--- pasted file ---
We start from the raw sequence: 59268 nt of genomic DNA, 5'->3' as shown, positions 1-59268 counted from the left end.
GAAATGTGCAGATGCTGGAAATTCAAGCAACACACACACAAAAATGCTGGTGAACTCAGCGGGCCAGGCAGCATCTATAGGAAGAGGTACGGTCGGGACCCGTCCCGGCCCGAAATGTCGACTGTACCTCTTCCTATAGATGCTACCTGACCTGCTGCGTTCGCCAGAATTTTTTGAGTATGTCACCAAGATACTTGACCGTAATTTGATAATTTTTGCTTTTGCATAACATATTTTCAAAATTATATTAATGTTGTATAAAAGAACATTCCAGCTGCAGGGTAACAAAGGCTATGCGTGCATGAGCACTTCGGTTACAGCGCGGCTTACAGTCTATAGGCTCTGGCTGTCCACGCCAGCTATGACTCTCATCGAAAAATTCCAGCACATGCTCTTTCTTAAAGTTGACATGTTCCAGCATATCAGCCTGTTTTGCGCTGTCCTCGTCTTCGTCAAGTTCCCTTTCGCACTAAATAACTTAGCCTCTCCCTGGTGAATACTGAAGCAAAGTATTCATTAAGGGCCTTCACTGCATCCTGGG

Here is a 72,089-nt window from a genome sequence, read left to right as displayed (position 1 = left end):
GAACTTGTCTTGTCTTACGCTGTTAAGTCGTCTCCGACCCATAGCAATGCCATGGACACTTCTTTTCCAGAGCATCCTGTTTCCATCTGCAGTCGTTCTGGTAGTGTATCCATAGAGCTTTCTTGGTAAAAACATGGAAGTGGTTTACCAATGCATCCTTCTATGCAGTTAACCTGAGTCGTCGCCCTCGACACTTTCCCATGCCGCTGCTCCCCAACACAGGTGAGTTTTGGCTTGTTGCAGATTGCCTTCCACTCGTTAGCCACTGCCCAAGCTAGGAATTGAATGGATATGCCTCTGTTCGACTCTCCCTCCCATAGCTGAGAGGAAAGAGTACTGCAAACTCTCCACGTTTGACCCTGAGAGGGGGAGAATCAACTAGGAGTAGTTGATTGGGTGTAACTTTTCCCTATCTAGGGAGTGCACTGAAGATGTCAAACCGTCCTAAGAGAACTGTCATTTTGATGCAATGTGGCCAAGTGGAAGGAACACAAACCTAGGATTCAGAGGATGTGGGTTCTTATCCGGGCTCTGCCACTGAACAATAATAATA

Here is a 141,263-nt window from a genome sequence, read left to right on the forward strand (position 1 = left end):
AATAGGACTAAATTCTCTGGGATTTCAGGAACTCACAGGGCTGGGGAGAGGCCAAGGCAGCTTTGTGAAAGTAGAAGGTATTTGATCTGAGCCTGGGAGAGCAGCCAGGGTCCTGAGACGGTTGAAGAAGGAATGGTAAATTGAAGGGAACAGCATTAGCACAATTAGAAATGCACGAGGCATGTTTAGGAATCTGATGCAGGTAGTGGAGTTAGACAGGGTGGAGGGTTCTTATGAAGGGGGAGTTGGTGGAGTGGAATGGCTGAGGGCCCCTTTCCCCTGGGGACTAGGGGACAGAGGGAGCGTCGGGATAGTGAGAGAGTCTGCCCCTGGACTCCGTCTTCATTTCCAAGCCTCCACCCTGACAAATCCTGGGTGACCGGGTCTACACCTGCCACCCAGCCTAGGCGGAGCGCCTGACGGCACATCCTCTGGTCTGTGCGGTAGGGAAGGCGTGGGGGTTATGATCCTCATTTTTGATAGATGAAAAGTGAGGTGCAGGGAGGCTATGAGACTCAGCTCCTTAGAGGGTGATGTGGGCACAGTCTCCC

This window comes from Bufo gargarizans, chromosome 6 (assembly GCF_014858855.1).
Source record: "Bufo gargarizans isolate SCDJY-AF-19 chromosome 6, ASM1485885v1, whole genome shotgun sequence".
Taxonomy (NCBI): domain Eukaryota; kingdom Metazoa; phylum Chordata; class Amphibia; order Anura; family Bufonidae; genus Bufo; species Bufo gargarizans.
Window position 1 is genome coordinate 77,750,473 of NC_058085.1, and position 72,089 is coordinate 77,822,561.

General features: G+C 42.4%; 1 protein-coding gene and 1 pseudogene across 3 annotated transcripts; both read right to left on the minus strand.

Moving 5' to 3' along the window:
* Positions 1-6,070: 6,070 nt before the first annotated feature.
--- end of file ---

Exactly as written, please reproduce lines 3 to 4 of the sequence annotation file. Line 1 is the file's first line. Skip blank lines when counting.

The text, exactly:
Here is a 72,089-nt window from a genome sequence, read left to right as displayed (position 1 = left end):
GAACTTGTCTTGTCTTACGCTGTTAAGTCGTCTCCGACCCATAGCAATGCCATGGACACTTCTTTTCCAGAGCATCCTGTTTCCATCTGCAGTCGTTCTGGTAGTGTATCCATAGAGCTTTCTTGGTAAAAACATGGAAGTGGTTTACCAATGCATCCTTCTATGCAGTTAACCTGAGTCGTCGCCCTCGACACTTTCCCATGCCGCTGCTCCCCAACACAGGTGAGTTTTGGCTTGTTGCAGATTGCCTTCCACTCGTTAGCCACTGCCCAAGCTAGGAATTGAATGGATATGCCTCTGTTCGACTCTCCCTCCCATAGCTGAGAGGAAAGAGTACTGCAAACTCTCCACGTTTGACCCTGAGAGGGGGAGAATCAACTAGGAGTAGTTGATTGGGTGTAACTTTTCCCTATCTAGGGAGTGCACTGAAGATGTCAAACCGTCCTAAGAGAACTGTCATTTTGATGCAATGTGGCCAAGTGGAAGGAACACAAACCTAGGATTCAGAGGATGTGGGTTCTTATCCGGGCTCTGCCACTGAACAATAATAATA